Well, I think I have sufficiently recovered from my ordeal on voting day to be able to write about it to the FV Ginger list. I was an SRO, Chief Supervising Honcho, at a polling place. I watched over five polls and dealt with all the trouble which came up.
Voting reform types should be interested in the actual management of elections. Whatever system you use, that is where the rubber meets the road. Even in the most perfect proportional system, somebody has to count the votes by hand.
This is one job that should be safe from automation. As we have seen in the Excited States of America, if not elsewhere, electronic voting is open to manipulation. We have the stories of these voting machines running backwards.
It is said that the real reason Obama won reelection was because some hackers broke into the Republican's central vote rigging computer and took it down. The European Union had some people make a three year study of electronic voting and they concluded that there was no way any automated or phone it in system could be made secure. Does everybody remember the NDP's trouble with people hacking their computerized convention?
To have real elections, somebody has to count the votes by hand and show that they have been counted right. The ballots received must equal the ballots returned plus the ballots given out and any wasted ones. The ballots given out must equal the ballots found in the box at close of poll, less ones somebody walks out with. And of course, the vote for each party must add up to the total ballots.
You do not get to go home until it all balances out. You have to do this after sitting there for twelve hours, checking people off and giving them ballots, when your brain is totally fried. The thing about working the federal elections is that the instructions for closing are so convoluted that they get people confused and paranoid.
This happened with one of my darlings. He had actually balanced out but had become obsessed with all this "...put A inside envelope number so and so, put envelope so and so inside bigger envelope number such and such, seal it with seal number this that, get the poll clerk to sign,..." Afraid of making the slightest mistake, he kept doing it over and over.
The poll clerk was climbing up the walls. The rest of the people had balanced up and were headed back to the office, and I had helped the janitor to clean the place up, stack tables and chairs etc. Finally I told him; "okay, its eleven o'clock, throw it into the box and take it down to the office."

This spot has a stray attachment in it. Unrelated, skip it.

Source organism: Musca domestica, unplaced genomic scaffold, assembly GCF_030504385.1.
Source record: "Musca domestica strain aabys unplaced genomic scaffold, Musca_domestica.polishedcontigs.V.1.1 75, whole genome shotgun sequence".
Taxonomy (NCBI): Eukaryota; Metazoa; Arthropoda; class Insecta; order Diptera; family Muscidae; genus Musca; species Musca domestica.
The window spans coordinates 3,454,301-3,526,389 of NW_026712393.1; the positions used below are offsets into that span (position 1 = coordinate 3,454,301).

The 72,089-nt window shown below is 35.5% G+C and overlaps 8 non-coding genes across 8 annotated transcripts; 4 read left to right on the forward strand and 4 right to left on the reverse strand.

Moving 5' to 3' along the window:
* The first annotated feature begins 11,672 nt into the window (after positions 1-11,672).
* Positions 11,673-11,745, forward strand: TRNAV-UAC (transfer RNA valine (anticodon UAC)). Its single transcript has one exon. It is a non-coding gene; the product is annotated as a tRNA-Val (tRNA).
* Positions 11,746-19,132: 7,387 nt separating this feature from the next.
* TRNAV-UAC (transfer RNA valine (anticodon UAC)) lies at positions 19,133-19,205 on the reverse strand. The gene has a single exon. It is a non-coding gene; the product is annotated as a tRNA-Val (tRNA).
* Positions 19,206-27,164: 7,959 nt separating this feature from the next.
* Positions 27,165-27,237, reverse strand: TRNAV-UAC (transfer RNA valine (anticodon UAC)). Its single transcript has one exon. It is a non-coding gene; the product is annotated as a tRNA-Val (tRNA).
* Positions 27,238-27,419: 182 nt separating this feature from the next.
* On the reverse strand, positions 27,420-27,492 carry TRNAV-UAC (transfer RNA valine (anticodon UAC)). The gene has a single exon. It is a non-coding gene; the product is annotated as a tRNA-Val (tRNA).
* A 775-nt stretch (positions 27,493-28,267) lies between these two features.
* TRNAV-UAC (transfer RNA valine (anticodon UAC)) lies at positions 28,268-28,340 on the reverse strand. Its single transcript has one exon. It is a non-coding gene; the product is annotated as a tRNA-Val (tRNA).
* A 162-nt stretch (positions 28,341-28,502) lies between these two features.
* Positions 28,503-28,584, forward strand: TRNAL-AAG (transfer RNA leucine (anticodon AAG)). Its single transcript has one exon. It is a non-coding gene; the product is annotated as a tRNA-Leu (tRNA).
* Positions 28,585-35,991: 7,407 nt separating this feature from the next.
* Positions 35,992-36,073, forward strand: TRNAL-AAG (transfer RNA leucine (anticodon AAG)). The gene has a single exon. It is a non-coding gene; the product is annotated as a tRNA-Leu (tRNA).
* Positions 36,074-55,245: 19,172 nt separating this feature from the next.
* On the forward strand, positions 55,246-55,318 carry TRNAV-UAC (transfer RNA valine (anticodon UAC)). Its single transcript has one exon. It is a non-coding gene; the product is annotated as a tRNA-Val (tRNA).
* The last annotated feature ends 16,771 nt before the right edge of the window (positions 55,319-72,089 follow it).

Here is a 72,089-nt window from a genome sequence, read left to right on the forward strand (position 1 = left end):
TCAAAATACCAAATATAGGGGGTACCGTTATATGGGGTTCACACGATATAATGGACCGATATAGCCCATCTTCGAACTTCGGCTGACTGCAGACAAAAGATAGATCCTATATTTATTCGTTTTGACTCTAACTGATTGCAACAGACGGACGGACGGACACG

Then I and the poll clerk and the janitor got to go home. I wrestled my trusty old bundle buggy onto the bus, all full of signs and forms and odds and ends which could be reused in the next election, because Elections Canada is trying to be environmentally friendly. I found the bus packed with people lugging ballot boxes back to the office, complaining about the long day and asshole SROs.
I did not have to go back to the office that night. I went in the next day to deliver all these recyclables, a driver's license somebody had forgotten, and a pair of reading glasses a poll clerk had left behind. I checked with the payroll guy to insure he understood the situation with the deputy returning officer who had to go home ill, to insure she got paid for the full day.
He said I had less trouble than most poll stations. I thought it was a good thing we were able to get a replacement out to the location so quickly for the ill DRO, because I was having a hard time getting one of the information officers to take her place. They were not team players; wanted guarantees they would get paid more. Jerks!
To start the day there was one more poll clerk than needed. The obnoxious DRO, the person who counts the ballots and who the poll clerk works for, had the fixed idea that A should be her poll clerk. I had B on my records. She was hollering that I did not know what I was doing, blah, blah.